Supplemental pay in the healthcare industry, 2007–10
July 29, 2010
The proportion of gross earnings represented by supplemental pay—overtime, bonuses, and shift differentials—is about the same for the healthcare industry (3.1 percent) as it is for the other service-providing industries combined (3.3 percent), but the components of supplemental pay are distributed differently. A notable difference is in the use of shift differential pay, which is substantially higher in the healthcare industry.
Shift differentials represent just 0.1 percent of gross earnings in the other service-providing industries, but 1.2 percent in the healthcare industry. A shift differential is a premium paid for working during hours that are less convenient than those of the typical workday. Many establishments in the healthcare industry operate around the clock and thus need staff for 24 hours a day, 7 days a week. As a result, shift work is common for many occupations within the healthcare industry.
The percent of gross earnings received as overtime in the healthcare industry (1.2 percent) is slightly higher than in the other service-providing industries (0.9 percent), but the percent received as bonuses in healthcare (0.7 percent) is considerably lower than in the other service-providing industries (2.3 percent).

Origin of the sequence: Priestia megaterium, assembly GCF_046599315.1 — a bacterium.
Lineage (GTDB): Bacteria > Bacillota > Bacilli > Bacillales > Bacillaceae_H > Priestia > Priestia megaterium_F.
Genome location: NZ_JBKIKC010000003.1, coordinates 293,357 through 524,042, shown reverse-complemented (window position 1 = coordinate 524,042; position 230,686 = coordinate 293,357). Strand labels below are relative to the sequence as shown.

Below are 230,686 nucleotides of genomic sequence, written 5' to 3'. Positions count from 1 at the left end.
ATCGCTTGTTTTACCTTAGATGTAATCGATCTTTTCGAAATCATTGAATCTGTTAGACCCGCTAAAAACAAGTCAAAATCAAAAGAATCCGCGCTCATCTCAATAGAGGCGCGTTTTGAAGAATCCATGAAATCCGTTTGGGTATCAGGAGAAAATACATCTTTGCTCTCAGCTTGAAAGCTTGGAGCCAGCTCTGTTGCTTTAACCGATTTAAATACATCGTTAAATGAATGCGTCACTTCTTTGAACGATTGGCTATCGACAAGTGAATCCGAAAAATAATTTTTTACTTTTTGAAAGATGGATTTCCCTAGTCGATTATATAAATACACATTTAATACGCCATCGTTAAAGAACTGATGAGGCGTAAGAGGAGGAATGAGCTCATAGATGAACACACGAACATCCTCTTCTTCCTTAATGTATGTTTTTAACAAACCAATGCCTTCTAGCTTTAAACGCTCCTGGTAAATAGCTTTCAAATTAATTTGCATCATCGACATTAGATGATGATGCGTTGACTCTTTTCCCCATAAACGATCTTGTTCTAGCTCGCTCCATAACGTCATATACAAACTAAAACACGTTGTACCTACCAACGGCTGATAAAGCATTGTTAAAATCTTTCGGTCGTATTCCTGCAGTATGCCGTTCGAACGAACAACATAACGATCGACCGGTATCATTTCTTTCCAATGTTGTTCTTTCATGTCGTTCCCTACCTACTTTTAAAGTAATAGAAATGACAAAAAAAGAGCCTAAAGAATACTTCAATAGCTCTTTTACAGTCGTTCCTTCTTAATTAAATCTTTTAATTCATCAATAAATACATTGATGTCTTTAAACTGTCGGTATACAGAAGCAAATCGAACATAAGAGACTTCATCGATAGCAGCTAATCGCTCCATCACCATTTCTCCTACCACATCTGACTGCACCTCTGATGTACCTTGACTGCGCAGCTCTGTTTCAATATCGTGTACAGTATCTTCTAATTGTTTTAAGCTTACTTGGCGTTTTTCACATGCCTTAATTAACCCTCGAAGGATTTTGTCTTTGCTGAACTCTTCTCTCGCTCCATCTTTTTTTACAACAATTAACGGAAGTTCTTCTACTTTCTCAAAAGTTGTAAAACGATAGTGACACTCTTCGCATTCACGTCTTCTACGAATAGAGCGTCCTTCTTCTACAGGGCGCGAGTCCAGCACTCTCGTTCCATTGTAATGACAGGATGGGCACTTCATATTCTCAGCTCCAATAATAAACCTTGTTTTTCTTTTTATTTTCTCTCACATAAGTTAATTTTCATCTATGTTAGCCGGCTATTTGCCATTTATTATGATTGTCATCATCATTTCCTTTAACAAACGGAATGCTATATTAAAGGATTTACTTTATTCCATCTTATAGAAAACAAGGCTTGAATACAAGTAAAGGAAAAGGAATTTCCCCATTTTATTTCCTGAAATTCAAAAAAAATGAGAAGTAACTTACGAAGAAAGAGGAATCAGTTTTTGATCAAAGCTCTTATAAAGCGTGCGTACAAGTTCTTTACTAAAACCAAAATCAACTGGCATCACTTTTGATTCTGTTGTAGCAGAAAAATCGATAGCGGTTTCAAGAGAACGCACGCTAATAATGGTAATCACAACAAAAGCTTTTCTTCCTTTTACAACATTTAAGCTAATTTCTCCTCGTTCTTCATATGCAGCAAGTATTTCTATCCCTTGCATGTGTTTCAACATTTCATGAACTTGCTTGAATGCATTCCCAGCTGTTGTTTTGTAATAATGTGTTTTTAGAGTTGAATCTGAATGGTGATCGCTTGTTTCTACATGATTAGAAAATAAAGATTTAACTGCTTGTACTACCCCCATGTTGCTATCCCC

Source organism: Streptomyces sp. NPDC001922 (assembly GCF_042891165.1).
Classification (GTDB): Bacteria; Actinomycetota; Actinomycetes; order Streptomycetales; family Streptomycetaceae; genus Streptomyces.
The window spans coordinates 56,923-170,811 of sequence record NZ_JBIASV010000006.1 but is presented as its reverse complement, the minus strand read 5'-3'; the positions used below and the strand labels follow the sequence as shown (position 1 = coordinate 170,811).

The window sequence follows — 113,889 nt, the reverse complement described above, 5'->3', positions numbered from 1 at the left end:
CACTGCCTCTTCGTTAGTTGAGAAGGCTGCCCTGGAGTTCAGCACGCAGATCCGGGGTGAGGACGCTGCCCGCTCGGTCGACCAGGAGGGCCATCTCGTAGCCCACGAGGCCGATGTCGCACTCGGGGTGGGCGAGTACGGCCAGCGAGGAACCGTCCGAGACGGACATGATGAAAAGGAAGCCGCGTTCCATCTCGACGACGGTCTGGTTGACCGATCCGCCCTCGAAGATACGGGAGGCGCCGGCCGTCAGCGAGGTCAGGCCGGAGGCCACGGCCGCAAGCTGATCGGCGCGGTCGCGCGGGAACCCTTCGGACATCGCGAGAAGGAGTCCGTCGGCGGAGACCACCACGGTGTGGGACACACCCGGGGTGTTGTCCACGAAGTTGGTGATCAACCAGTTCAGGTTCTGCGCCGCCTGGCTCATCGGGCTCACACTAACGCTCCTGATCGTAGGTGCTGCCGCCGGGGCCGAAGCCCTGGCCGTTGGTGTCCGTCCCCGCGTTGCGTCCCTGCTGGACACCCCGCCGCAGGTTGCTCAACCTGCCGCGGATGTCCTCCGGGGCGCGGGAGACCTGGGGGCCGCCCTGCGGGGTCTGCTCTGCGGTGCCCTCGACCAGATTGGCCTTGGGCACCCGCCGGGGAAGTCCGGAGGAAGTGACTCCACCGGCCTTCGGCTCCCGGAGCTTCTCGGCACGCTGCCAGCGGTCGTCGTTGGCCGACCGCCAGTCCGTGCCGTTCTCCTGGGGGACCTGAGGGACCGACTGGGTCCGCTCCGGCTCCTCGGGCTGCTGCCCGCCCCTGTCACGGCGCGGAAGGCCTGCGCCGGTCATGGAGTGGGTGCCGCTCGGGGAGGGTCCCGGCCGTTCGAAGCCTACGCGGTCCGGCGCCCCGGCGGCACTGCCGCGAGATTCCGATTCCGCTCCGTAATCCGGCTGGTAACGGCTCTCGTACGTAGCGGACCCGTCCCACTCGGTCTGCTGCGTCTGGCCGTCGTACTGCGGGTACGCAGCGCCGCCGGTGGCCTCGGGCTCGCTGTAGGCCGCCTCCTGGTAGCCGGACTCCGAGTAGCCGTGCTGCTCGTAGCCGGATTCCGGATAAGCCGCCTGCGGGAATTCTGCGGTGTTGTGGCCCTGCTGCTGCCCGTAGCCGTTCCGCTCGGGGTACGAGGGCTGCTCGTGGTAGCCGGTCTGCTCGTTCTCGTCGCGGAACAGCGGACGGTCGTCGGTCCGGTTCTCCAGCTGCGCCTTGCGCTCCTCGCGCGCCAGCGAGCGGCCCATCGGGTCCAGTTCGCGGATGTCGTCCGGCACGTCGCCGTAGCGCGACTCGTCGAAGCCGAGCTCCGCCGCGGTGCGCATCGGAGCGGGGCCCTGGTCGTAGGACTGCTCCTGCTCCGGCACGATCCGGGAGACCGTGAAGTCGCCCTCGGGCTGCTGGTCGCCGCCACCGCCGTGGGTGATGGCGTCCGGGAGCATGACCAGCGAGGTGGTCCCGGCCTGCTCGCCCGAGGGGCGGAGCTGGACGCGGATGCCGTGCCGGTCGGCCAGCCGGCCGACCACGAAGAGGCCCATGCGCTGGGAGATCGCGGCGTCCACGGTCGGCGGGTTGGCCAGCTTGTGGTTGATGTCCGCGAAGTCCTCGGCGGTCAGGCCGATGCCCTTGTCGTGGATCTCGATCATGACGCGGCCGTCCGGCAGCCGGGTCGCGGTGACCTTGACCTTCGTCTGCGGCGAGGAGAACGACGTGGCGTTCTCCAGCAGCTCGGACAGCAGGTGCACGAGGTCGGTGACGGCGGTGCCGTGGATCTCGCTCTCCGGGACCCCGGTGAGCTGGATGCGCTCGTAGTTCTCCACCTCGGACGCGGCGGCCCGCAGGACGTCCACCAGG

These data are from the National Compensation Survey and are pooled from private industry data that were collected in March of each year from 2007 to 2010. Although supplemental pay and its components are treated as benefits, they differ from other benefits in that the worker receives supplemental pay as cash payments. To learn more, see "Supplemental Pay in the Healthcare Industry: Overtime Pay, Bonuses, and Shift Differentials" in the July 2010 issue of Compensation and Working Conditions Online.
Bureau of Labor Statistics, U.S. Department of Labor, The Economics Daily, Supplemental pay in the healthcare industry, 2007–10 on the Internet at http://www.bls.gov/opub/ted/2010/ted_20100729.htm (visited August 31, 2015).
Recent editions of Spotlight on Statistics
New estimates of personal taxes in Consumer Expenditure Survey
In 2013, the Consumer Expenditure Survey improved its personal tax data.
Trends in long-term unemployment
Long-term unemployment reached historically high levels following the recession of 2007–2009.
Housing: before, during, and after the Great Recession
looks at consumer expenditures on household items, employment in residential construction, prices for household items, and injuries in occupations involved in building and maintaining our homes.